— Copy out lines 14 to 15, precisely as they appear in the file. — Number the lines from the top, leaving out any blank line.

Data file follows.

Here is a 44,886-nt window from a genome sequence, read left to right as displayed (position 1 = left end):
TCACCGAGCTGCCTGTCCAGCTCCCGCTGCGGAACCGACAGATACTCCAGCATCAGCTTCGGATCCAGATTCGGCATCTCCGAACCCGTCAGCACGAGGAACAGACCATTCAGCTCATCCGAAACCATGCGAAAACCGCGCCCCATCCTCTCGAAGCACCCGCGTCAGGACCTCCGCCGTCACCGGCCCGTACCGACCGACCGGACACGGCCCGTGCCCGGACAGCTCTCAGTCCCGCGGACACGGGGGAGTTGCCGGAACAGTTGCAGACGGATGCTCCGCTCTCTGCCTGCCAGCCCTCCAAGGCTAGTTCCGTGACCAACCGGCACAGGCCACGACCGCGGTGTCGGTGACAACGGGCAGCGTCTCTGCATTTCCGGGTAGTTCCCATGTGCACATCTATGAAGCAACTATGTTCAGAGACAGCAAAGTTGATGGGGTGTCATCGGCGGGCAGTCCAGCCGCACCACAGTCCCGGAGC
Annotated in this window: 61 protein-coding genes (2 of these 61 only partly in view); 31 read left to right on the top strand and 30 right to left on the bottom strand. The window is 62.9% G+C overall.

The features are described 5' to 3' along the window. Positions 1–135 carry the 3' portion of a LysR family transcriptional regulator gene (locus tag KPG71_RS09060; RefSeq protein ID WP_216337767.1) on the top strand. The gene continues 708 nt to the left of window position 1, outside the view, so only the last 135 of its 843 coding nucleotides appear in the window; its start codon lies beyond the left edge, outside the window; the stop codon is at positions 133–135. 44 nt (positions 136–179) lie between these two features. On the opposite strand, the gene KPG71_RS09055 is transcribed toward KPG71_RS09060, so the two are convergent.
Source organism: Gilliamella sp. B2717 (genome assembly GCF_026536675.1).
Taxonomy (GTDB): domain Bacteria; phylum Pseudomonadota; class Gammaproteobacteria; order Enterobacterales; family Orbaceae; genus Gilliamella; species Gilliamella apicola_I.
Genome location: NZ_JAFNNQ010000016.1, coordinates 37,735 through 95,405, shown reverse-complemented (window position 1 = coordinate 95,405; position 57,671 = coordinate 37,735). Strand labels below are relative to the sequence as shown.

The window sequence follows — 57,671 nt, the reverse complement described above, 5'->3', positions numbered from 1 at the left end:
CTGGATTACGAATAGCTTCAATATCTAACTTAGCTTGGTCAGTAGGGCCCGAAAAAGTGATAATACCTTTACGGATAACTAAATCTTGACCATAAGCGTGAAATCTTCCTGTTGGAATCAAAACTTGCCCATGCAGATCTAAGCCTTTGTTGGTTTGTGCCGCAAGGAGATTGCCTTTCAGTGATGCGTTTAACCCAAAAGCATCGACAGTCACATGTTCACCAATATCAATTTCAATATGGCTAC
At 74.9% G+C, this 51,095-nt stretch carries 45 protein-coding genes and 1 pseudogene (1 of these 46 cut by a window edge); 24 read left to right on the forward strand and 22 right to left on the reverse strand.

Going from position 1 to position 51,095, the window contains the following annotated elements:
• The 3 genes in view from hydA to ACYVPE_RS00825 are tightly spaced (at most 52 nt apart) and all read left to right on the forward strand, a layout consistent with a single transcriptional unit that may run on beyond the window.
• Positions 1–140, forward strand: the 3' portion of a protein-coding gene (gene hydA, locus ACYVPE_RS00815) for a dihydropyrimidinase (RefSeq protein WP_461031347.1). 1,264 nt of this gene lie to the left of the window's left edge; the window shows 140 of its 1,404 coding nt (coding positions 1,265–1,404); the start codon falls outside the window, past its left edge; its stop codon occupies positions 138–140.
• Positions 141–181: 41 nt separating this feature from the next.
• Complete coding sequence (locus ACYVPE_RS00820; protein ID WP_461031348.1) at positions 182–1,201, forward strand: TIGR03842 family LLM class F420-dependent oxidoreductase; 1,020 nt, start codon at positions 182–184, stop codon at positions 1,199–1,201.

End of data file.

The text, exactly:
• Positions 141–181: 41 nt separating this feature from the next.
• Complete coding sequence (locus ACYVPE_RS00820; protein ID WP_461031348.1) at positions 182–1,201, forward strand: TIGR03842 family LLM class F420-dependent oxidoreductase; 1,020 nt, start codon at positions 182–184, stop codon at positions 1,199–1,201.